Not only are we tackling our insecurities and worked on our self love, but as Abby says we have become:
a member of a group of women from so many different walks of life (varying in age, race, sexual orientation, socioeconomic status, political affiliation, etc.) also posting selfies. In doing so, the project has gone way beyond self-acceptance and crossed over into community.Cara (my accidental partner-in-crime) puts it this way:
I have been amazed and proud to see members look past all of our differences, to simply and truly SEE the women in the photos, and offer acceptance and support to every member. We tell each other all about our lives, our struggles, our successes, our secrets, our shame, our wildly happy moments. We reach out for advice and support and receive it with nothing but loving, kind intentions. All of these strangers, come together.The only negative feedback I have received from this project are from people who just don't get it...or don't want to get it. People who do not believe that mostly women & women-identified persons (I've only seen a few men or man-identified persons participate) can take a photo of themselves every day and not 1) be narcissistic and/or 2) want the world to tell them how beautiful they are. To that I say, "Check out the hashtag."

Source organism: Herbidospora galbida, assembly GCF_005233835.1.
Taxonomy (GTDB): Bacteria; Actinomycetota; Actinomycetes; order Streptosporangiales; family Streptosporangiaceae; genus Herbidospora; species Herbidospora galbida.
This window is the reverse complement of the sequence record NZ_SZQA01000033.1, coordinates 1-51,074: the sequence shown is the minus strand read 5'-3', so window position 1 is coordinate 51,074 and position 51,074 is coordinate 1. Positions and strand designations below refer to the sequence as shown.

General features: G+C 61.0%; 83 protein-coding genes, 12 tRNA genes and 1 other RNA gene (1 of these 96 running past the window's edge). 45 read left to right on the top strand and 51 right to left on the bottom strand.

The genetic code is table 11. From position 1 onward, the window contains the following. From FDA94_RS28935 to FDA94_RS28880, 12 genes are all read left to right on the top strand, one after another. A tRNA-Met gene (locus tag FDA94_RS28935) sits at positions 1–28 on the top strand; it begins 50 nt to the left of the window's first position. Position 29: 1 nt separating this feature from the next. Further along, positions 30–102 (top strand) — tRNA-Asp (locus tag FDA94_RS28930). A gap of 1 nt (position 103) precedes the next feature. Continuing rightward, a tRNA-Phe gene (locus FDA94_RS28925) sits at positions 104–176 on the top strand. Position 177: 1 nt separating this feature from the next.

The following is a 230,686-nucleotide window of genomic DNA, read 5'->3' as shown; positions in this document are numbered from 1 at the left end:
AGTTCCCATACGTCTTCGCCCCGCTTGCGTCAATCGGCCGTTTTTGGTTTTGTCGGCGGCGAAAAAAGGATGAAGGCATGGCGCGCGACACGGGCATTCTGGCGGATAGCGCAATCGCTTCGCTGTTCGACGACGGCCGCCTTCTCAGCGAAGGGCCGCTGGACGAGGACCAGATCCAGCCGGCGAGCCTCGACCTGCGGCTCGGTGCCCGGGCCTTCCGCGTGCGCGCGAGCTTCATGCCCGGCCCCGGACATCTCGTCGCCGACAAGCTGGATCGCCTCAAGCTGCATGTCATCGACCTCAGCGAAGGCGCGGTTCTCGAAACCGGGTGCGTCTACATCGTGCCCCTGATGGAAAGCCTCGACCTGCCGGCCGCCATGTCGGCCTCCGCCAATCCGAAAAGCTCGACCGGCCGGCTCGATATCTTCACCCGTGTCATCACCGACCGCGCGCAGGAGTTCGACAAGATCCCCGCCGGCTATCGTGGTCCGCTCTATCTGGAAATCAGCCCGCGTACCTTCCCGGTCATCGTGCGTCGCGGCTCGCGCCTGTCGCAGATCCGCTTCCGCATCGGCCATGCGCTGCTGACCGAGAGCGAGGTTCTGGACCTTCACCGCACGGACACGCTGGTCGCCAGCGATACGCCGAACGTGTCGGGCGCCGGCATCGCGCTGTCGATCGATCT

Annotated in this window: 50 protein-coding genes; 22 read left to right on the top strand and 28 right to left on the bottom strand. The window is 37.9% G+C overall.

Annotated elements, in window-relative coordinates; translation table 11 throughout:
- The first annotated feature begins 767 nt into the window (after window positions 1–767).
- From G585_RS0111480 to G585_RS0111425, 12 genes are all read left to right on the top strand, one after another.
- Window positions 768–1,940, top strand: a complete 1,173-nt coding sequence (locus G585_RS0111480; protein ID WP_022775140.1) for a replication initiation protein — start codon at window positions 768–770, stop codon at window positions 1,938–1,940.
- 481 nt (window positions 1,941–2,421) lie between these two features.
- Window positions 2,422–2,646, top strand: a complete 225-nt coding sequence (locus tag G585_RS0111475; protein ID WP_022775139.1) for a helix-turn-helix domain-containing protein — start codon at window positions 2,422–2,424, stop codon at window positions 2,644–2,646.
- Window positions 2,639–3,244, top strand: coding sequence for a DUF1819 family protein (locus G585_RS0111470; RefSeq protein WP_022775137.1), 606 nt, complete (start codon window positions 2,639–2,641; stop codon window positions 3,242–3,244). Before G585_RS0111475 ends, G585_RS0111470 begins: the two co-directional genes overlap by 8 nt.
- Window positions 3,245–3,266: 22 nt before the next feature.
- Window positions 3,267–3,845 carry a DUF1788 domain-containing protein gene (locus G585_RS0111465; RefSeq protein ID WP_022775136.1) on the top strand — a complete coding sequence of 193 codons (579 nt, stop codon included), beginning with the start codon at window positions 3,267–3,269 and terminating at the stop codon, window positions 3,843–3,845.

But what I am sure is the biggest shock for those not participating is the fact we have a community of mostly women who are not catty to each other, who do not respond to selfies that are actual cries for help with snark, but with compassion, and who have become friends despite ever meeting in person. I have never had to ignore a post because of hate.
This experience has been so powerful and we're only half way done. I seriously can't wait to see what the next six months bring us.